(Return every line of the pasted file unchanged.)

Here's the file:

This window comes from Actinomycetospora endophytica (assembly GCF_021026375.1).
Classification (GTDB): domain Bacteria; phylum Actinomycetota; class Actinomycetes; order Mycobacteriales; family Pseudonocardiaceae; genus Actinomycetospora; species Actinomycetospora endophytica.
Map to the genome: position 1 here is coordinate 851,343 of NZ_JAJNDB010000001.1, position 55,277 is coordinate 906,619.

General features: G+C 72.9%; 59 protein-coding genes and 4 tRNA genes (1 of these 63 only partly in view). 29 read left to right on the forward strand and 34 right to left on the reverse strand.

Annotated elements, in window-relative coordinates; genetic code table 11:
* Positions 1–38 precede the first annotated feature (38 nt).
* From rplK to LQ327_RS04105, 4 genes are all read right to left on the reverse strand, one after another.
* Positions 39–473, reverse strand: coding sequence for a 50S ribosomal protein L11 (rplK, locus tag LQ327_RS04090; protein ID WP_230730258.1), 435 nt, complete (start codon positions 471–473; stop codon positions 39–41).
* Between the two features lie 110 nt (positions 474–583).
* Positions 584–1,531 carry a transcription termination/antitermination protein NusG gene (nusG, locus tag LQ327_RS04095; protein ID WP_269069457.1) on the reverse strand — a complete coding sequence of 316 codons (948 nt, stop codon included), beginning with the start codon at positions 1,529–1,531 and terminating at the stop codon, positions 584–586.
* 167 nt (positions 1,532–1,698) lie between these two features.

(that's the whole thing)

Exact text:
This window comes from Actinomycetospora endophytica (assembly GCF_021026375.1).
Classification (GTDB): domain Bacteria; phylum Actinomycetota; class Actinomycetes; order Mycobacteriales; family Pseudonocardiaceae; genus Actinomycetospora; species Actinomycetospora endophytica.
Map to the genome: position 1 here is coordinate 851,343 of NZ_JAJNDB010000001.1, position 55,277 is coordinate 906,619.

General features: G+C 72.9%; 59 protein-coding genes and 4 tRNA genes (1 of these 63 only partly in view). 29 read left to right on the forward strand and 34 right to left on the reverse strand.

Annotated elements, in window-relative coordinates; genetic code table 11:
* Positions 1–38 precede the first annotated feature (38 nt).
* From rplK to LQ327_RS04105, 4 genes are all read right to left on the reverse strand, one after another.
* Positions 39–473, reverse strand: coding sequence for a 50S ribosomal protein L11 (rplK, locus tag LQ327_RS04090; protein ID WP_230730258.1), 435 nt, complete (start codon positions 471–473; stop codon positions 39–41).
* Between the two features lie 110 nt (positions 474–583).
* Positions 584–1,531 carry a transcription termination/antitermination protein NusG gene (nusG, locus tag LQ327_RS04095; protein ID WP_269069457.1) on the reverse strand — a complete coding sequence of 316 codons (948 nt, stop codon included), beginning with the start codon at positions 1,529–1,531 and terminating at the stop codon, positions 584–586.
* 167 nt (positions 1,532–1,698) lie between these two features.